When Russia invaded Ukraine and started an unprovoked war in February of this year, a Boys Town New England youth overheard chatter from classmates about the conflict and realized they did not know much about what life is like in the country she used to call home.
This particular Boys Town youth had grown up in an orphanage in Ukraine, until she was adopted at age 11 by a family in the United States. She later came to Boys Town for more healing and hope.
After overhearing her classmates' conversations, the youth felt compelled to talk with her school principal about the other students lack of knowledge about what life is really like for the Ukrainian people, and that she wanted to do something to help her classmates gain perspective on the conditions in Ukraine and the horrific impact the war was having on citizens and cities throughout the country.
At her principal's suggestion, the youth made her senior project about what life was like growing up in a Ukrainian orphanage. Additionally, she started her own fundraising campaign and collected funds to donate to an orphanage in her home country.
On a recent afternoon, Boys Town New England staff had the pleasure of hearing this youth speak. She compared growing up in a Ukrainian orphanage to being orphaned in America, saying, “Being adopted comes with a lot of opportunities in America like having a good education, being able to get a good job and having support like DCYF or homeless shelters if you need them. There are so many ways to improve your life in America. In Ukraine orphanages, you do not really have any opportunities unless you get adopted. Many kids who age out of orphanages end up homeless, addicted to drugs, living in sewers or living on the streets and doing the best they can to survive."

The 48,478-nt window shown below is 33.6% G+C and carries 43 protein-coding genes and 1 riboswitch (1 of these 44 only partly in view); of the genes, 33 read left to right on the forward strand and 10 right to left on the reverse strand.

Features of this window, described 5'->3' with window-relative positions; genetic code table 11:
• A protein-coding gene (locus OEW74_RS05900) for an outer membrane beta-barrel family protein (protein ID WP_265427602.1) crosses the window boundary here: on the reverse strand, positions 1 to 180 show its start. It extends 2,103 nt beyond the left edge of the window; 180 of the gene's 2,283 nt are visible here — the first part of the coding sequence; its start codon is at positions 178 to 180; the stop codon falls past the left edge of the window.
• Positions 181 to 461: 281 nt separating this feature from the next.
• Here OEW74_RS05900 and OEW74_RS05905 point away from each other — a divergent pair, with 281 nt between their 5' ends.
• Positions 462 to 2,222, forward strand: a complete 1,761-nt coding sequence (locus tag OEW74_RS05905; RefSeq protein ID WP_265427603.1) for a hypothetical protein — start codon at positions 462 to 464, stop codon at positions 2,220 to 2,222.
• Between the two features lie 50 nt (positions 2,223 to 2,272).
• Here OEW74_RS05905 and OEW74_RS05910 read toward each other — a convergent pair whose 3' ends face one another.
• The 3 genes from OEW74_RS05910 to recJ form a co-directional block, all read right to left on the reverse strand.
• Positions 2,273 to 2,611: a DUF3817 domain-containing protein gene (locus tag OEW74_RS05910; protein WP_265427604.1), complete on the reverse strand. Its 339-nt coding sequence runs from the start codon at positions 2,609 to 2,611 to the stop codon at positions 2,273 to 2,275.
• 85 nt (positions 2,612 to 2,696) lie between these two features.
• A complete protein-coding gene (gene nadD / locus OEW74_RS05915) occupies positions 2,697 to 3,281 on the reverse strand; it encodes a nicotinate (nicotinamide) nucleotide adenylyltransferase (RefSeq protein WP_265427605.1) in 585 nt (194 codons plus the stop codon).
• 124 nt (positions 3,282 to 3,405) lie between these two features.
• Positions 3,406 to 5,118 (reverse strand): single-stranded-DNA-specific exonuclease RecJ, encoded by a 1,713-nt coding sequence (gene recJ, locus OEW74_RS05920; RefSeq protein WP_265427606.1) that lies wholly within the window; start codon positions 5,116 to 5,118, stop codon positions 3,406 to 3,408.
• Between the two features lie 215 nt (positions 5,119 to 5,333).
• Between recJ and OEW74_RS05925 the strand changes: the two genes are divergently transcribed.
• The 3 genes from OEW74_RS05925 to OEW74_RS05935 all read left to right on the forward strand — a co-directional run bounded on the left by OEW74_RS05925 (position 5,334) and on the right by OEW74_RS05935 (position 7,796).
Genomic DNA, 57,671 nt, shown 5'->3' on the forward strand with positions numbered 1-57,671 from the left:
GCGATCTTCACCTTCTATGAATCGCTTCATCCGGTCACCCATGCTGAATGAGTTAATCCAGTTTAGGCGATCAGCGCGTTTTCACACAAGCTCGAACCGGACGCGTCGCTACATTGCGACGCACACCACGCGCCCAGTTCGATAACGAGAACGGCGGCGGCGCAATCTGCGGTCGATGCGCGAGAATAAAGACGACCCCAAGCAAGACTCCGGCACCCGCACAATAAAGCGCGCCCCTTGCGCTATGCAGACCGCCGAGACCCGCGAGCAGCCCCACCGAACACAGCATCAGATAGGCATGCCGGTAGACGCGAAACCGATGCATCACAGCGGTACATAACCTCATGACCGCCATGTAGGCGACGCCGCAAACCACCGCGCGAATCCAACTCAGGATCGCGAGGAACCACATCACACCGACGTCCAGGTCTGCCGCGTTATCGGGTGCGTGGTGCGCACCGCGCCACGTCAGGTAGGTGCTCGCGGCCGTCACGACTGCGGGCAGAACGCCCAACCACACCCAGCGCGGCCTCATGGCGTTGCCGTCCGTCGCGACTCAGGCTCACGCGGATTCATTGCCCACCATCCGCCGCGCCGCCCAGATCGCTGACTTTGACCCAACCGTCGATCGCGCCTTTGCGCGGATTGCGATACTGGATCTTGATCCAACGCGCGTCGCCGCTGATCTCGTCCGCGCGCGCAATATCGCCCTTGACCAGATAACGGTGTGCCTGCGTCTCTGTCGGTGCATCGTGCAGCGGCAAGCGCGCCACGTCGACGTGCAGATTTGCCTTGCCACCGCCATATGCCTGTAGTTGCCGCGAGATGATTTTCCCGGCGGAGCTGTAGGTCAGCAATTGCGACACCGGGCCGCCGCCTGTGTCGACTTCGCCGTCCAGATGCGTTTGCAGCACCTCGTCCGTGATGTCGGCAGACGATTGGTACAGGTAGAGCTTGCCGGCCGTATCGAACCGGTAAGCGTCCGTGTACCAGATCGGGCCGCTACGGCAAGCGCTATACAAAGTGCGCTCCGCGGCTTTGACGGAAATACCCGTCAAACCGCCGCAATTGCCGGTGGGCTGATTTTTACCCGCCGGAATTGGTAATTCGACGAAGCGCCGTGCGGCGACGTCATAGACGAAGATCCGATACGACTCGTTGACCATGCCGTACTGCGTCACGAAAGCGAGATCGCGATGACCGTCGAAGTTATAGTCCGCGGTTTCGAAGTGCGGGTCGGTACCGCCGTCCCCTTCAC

She added, “We got toothbrushes from donors and had to use them for a couple of years until someone donated more. Sometimes we didn't have toothbrushes so we had to just use our fingers to brush our teeth. We didn't have enough food so we would eat food from the trash or we would make bets or deals for leftovers. These conversations would go something like, 'I will make your bed for the whole month if you give me the apple core or your chewed gum.'"
Despite her tough start in life, this young person is really happy she went through all of what she went through in Ukraine because it makes her so grateful for all the things she currently has in her life.
Now, she wants to provide change and help to orphans in Ukraine by giving them some of the support she wishes she had had, and she encourages others to do the same, saying, “Be the change you wish to see in the world even if it's small; to these kids it is something big."